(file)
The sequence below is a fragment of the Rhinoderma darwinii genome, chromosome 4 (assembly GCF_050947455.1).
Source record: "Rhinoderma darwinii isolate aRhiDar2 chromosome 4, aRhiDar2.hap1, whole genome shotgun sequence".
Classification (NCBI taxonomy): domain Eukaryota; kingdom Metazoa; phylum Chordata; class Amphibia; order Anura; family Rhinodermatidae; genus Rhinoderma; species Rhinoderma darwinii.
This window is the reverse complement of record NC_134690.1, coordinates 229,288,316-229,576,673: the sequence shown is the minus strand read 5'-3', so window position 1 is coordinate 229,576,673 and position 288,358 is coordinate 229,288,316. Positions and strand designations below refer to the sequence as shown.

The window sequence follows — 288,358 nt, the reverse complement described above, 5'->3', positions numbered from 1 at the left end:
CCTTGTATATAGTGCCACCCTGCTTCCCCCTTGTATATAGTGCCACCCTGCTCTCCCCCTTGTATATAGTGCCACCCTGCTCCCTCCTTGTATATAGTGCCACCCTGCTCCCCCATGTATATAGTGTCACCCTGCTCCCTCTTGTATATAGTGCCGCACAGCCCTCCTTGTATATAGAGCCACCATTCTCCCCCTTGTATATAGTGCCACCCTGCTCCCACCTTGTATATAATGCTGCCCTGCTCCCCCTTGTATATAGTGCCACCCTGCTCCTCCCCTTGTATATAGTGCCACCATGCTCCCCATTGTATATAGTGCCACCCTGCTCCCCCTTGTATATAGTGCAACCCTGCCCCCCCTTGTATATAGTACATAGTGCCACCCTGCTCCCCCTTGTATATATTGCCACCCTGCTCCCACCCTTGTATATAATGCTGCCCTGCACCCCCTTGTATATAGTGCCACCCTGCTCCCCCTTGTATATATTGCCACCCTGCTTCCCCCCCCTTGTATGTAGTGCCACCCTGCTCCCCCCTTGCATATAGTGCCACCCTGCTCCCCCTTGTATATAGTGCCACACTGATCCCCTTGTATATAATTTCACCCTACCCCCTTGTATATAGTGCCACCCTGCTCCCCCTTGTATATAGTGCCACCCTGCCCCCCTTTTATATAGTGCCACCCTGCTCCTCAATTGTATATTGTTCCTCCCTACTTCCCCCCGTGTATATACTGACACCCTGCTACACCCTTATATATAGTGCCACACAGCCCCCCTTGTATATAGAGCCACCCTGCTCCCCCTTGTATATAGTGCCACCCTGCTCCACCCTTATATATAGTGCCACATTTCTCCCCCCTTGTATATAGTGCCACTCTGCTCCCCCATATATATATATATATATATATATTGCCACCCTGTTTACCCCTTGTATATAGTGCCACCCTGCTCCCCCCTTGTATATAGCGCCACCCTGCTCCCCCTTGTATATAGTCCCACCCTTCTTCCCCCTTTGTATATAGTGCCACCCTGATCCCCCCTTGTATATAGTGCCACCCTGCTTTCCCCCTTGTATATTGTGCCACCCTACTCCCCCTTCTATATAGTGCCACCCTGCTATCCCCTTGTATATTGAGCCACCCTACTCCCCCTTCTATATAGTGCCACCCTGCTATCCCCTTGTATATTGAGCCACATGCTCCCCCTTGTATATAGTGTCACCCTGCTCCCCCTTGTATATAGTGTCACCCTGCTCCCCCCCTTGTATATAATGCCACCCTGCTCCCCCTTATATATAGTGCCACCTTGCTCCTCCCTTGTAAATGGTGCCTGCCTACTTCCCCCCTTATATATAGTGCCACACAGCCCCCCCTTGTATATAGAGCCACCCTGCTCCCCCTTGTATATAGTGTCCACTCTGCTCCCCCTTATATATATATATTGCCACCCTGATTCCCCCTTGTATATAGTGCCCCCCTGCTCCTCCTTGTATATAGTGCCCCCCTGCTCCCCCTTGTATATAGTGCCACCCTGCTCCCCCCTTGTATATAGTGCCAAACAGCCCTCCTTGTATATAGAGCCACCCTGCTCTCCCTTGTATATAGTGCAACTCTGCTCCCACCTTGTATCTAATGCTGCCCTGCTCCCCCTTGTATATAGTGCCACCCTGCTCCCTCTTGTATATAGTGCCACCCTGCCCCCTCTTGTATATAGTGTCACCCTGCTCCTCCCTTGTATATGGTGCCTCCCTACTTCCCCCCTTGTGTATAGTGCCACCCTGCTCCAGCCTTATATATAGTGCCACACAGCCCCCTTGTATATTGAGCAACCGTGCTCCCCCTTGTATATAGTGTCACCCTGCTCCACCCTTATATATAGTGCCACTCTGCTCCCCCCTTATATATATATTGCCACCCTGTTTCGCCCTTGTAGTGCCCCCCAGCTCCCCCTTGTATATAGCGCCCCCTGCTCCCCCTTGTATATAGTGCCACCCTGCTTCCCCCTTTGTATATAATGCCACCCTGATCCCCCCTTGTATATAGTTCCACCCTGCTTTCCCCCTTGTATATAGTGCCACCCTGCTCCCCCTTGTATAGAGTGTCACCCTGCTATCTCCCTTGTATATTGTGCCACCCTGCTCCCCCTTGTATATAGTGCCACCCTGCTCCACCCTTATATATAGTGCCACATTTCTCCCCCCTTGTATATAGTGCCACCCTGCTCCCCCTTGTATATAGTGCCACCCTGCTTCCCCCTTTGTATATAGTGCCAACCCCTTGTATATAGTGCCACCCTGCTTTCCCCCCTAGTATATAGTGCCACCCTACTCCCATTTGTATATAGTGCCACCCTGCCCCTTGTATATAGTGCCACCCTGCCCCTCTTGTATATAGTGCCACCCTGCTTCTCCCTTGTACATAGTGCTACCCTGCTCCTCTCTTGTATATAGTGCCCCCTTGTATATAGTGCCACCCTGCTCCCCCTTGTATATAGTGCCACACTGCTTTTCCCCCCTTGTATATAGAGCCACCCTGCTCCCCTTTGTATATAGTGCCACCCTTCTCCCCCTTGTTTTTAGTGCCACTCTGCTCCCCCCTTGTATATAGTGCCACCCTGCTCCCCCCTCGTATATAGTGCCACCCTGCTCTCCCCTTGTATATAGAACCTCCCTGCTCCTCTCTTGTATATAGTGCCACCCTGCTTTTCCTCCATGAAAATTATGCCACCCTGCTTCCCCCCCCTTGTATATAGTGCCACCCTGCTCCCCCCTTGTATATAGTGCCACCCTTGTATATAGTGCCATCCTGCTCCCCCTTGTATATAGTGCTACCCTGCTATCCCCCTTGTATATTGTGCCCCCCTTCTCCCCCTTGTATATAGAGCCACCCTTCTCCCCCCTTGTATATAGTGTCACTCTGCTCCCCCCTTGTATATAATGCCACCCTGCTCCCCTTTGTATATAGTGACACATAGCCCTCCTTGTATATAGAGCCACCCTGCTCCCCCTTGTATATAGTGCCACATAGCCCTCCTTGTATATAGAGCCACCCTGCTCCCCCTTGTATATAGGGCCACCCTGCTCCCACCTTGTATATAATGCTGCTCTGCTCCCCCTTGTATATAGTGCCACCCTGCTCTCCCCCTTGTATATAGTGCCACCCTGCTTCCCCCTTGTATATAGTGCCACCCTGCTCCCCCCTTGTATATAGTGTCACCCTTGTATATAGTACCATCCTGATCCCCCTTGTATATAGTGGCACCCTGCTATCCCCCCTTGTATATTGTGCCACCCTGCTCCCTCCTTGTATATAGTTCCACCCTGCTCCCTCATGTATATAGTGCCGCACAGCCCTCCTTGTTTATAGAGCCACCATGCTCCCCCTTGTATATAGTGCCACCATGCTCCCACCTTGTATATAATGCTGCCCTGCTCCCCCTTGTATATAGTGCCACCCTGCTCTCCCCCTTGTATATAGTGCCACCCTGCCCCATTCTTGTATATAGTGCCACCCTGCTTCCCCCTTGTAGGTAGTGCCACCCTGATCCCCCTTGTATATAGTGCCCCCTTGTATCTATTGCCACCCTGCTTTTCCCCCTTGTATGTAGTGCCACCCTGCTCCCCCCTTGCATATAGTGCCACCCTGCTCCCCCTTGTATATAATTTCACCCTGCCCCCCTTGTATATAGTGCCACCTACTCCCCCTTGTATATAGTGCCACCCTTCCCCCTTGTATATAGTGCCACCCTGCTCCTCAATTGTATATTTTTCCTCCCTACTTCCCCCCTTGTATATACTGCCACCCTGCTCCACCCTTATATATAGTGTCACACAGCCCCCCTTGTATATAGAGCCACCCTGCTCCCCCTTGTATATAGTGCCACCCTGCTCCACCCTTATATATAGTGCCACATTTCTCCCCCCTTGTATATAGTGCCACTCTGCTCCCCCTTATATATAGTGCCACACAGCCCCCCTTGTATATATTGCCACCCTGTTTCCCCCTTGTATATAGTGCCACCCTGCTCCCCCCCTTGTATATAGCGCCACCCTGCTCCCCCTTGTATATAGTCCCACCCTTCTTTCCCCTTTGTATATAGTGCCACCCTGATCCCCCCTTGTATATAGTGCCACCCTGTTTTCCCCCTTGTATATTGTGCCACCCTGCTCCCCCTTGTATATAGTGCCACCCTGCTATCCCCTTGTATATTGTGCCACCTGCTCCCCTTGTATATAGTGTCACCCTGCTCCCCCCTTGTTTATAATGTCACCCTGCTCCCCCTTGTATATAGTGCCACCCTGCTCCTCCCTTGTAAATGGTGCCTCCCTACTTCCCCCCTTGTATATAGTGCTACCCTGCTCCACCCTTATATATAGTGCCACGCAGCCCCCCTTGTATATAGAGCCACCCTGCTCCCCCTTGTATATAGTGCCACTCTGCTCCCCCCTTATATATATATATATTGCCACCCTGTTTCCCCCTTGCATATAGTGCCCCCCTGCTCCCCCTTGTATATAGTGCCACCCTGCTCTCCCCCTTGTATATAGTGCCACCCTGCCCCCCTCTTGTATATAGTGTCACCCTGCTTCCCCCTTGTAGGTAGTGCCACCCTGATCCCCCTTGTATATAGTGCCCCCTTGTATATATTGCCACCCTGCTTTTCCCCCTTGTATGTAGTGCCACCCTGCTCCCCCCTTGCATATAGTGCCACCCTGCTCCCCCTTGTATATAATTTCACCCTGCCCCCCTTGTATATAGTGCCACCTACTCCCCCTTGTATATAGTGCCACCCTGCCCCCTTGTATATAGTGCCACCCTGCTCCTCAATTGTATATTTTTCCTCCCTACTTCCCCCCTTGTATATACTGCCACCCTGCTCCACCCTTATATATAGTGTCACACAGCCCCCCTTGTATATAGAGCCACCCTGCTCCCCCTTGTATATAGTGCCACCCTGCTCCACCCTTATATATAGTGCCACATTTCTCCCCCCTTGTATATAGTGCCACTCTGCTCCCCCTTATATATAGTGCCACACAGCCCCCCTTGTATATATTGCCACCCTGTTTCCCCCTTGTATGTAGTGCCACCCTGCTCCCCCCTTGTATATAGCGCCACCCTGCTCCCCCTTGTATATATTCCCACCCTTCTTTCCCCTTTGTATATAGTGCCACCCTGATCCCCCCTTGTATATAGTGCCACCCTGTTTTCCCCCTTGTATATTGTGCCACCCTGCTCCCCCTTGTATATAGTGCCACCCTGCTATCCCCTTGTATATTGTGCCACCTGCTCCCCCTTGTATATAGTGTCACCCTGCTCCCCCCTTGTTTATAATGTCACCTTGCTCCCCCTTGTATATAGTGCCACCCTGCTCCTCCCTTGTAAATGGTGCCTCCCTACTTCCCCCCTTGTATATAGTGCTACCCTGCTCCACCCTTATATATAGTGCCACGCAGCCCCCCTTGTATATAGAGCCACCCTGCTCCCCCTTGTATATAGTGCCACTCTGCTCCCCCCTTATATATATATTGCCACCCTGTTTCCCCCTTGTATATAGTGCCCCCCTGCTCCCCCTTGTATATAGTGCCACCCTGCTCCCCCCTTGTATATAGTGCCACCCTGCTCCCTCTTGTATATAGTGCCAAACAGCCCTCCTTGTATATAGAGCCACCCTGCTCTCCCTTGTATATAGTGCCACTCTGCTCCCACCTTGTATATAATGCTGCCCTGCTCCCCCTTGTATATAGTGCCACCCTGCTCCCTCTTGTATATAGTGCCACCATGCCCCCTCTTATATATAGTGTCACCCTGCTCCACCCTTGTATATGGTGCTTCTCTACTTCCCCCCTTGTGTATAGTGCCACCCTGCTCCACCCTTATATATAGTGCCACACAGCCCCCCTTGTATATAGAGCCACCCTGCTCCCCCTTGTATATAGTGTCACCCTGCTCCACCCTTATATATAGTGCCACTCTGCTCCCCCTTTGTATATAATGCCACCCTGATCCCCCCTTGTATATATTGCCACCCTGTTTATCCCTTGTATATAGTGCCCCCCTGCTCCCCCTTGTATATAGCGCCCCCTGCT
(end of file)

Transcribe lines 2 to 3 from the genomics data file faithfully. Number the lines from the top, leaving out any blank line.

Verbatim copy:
Source record: "Rhinoderma darwinii isolate aRhiDar2 chromosome 4, aRhiDar2.hap1, whole genome shotgun sequence".
Classification (NCBI taxonomy): domain Eukaryota; kingdom Metazoa; phylum Chordata; class Amphibia; order Anura; family Rhinodermatidae; genus Rhinoderma; species Rhinoderma darwinii.